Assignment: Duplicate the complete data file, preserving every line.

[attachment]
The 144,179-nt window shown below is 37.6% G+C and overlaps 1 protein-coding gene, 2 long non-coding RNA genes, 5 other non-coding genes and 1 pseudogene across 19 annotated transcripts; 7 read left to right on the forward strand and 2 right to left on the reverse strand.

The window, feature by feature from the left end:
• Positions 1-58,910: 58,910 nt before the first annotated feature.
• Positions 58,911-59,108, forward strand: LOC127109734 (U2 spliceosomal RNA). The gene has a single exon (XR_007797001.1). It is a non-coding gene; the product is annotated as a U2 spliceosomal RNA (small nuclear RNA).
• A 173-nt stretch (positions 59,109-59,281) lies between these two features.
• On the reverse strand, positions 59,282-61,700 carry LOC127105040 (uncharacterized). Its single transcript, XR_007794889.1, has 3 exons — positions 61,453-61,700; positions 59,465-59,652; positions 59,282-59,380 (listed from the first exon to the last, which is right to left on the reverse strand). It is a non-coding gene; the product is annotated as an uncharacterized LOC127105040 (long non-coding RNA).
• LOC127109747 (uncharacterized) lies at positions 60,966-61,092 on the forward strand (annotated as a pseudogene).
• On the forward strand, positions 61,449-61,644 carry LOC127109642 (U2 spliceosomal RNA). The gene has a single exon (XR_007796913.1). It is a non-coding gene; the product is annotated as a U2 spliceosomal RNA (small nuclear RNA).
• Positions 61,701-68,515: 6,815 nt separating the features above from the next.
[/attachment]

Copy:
The 144,179-nt window shown below is 37.6% G+C and overlaps 1 protein-coding gene, 2 long non-coding RNA genes, 5 other non-coding genes and 1 pseudogene across 19 annotated transcripts; 7 read left to right on the forward strand and 2 right to left on the reverse strand.

The window, feature by feature from the left end:
• Positions 1-58,910: 58,910 nt before the first annotated feature.
• Positions 58,911-59,108, forward strand: LOC127109734 (U2 spliceosomal RNA). The gene has a single exon (XR_007797001.1). It is a non-coding gene; the product is annotated as a U2 spliceosomal RNA (small nuclear RNA).
• A 173-nt stretch (positions 59,109-59,281) lies between these two features.
• On the reverse strand, positions 59,282-61,700 carry LOC127105040 (uncharacterized). Its single transcript, XR_007794889.1, has 3 exons — positions 61,453-61,700; positions 59,465-59,652; positions 59,282-59,380 (listed from the first exon to the last, which is right to left on the reverse strand). It is a non-coding gene; the product is annotated as an uncharacterized LOC127105040 (long non-coding RNA).
• LOC127109747 (uncharacterized) lies at positions 60,966-61,092 on the forward strand (annotated as a pseudogene).
• On the forward strand, positions 61,449-61,644 carry LOC127109642 (U2 spliceosomal RNA). The gene has a single exon (XR_007796913.1). It is a non-coding gene; the product is annotated as a U2 spliceosomal RNA (small nuclear RNA).
• Positions 61,701-68,515: 6,815 nt separating the features above from the next.